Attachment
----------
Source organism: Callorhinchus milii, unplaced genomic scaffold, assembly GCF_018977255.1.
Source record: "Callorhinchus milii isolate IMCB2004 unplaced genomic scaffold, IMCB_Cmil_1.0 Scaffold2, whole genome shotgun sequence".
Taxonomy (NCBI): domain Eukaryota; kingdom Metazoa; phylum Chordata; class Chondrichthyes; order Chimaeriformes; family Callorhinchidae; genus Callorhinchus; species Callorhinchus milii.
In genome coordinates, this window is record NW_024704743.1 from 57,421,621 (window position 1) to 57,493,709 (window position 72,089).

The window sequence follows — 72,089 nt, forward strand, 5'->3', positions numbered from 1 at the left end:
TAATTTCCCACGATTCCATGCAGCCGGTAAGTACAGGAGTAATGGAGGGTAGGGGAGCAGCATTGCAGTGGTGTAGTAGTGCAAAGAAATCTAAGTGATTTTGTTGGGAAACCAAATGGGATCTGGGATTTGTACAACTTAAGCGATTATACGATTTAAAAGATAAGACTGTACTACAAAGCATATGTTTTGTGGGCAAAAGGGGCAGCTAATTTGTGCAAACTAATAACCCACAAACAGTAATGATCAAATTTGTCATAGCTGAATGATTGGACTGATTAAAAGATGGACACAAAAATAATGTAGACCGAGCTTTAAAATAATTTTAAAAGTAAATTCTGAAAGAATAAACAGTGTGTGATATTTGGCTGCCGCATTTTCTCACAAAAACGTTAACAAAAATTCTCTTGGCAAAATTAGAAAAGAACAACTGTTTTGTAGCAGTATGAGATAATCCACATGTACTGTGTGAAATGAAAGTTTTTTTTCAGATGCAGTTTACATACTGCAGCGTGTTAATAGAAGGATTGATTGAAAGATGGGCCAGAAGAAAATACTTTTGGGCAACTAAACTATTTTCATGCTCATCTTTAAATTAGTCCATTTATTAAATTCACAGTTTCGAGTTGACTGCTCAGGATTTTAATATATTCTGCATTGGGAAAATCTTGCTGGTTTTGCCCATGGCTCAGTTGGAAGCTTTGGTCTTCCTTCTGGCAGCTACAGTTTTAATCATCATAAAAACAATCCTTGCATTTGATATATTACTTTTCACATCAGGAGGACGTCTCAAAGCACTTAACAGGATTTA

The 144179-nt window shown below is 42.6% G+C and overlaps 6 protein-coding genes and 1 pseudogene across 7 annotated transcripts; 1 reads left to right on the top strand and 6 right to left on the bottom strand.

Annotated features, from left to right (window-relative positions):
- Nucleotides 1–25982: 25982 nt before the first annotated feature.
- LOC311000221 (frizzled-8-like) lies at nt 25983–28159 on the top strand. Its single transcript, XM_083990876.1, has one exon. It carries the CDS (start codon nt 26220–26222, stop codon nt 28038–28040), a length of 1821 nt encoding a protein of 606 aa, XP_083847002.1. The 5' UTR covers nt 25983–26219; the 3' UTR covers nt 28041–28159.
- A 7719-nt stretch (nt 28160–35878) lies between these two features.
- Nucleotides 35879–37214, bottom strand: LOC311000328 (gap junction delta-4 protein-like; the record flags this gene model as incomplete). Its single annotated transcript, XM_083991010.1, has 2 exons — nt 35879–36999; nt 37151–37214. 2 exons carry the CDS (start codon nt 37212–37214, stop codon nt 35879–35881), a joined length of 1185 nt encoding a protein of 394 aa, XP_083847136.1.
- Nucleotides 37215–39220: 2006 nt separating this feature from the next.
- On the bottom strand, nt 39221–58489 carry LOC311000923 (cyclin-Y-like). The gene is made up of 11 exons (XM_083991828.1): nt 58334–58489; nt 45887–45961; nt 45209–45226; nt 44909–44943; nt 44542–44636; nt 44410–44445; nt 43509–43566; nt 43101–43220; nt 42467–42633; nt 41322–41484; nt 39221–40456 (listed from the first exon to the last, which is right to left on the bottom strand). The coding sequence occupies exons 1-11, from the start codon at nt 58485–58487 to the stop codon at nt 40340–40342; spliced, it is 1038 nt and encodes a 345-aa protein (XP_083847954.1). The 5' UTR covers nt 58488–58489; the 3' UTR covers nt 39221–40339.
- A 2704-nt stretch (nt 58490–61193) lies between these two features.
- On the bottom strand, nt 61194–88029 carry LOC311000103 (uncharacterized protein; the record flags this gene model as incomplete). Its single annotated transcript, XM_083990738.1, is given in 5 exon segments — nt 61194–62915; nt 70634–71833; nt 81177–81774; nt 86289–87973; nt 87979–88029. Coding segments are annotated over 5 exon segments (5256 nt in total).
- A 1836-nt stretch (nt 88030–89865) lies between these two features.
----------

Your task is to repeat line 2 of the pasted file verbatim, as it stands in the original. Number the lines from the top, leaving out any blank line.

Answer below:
Source record: "Callorhinchus milii isolate IMCB2004 unplaced genomic scaffold, IMCB_Cmil_1.0 Scaffold2, whole genome shotgun sequence".